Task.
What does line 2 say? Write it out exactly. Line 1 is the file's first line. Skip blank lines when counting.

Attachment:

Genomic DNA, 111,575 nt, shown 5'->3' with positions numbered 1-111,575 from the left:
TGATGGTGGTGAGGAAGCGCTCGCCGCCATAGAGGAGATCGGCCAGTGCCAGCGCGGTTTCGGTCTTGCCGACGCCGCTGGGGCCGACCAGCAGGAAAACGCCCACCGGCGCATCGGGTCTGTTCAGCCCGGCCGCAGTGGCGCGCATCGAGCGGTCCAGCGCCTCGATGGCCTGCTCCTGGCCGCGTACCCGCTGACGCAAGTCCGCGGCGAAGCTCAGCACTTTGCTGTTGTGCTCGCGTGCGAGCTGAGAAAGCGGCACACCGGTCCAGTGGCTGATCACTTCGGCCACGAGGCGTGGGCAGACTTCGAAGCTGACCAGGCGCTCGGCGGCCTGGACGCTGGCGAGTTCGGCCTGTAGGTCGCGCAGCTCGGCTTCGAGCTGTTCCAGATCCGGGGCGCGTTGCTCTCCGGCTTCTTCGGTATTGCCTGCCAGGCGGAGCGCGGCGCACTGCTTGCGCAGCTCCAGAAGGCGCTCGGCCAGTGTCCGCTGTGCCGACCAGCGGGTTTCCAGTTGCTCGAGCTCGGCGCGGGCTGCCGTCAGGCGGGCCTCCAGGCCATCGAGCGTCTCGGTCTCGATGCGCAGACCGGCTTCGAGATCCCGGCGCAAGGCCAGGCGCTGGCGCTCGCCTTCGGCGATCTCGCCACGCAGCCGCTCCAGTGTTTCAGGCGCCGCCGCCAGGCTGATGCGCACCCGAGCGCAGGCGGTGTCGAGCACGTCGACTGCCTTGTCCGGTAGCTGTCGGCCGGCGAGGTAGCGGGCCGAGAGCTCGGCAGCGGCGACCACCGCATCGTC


TGATGGTGGTGAGGAAGCGCTCGCCGCCATAGAGGAGATCGGCCAGTGCCAGCGCGGTTTCGGTCTTGCCGACGCCGCTGGGGCCGACCAGCAGGAAAACGCCCACCGGCGCATCGGGTCTGTTCAGCCCGGCCGCAGTGGCGCGCATCGAGCGGTCCAGCGCCTCGATGGCCTGCTCCTGGCCGCGTACCCGCTGACGCAAGTCCGCGGCGAAGCTCAGCACTTTGCTGTTGTGCTCGCGTGCGAGCTGAGAAAGCGGCACACCGGTCCAGTGGCTGATCACTTCGGCCACGAGGCGTGGGCAGACTTCGAAGCTGACCAGGCGCTCGGCGGCCTGGACGCTGGCGAGTTCGGCCTGTAGGTCGCGCAGCTCGGCTTCGAGCTGTTCCAGATCCGGGGCGCGTTGCTCTCCGGCTTCTTCGGTATTGCCTGCCAGGCGGAGCGCGGCGCACTGCTTGCGCAGCTCCAGAAGGCGCTCGGCCAGTGTCCGCTGTGCCGACCAGCGGGTTTCCAGTTGCTCGAGCTCGGCGCGGGCTGCCGTCAGGCGGGCCTCCAGGCCATCGAGCGTCTCGGTCTCGATGCGCAGACCGGCTTCGAGATCCCGGCGCAAGGCCAGGCGCTGGCGCTCGCCTTCGGCGATCTCGCCACGCAGCCGCTCCAGTGTTTCAGGCGCCGCCGCCAGGCTGATGCGCACCCGAGCGCAGGCGGTGTCGAGCACGTCGACTGCCTTGTCCGGTAGCTGTCGGCCGGCGAGGTAGCGGGCCGAGAGCTCGGCAGCGGCGACCACCGCATCGTC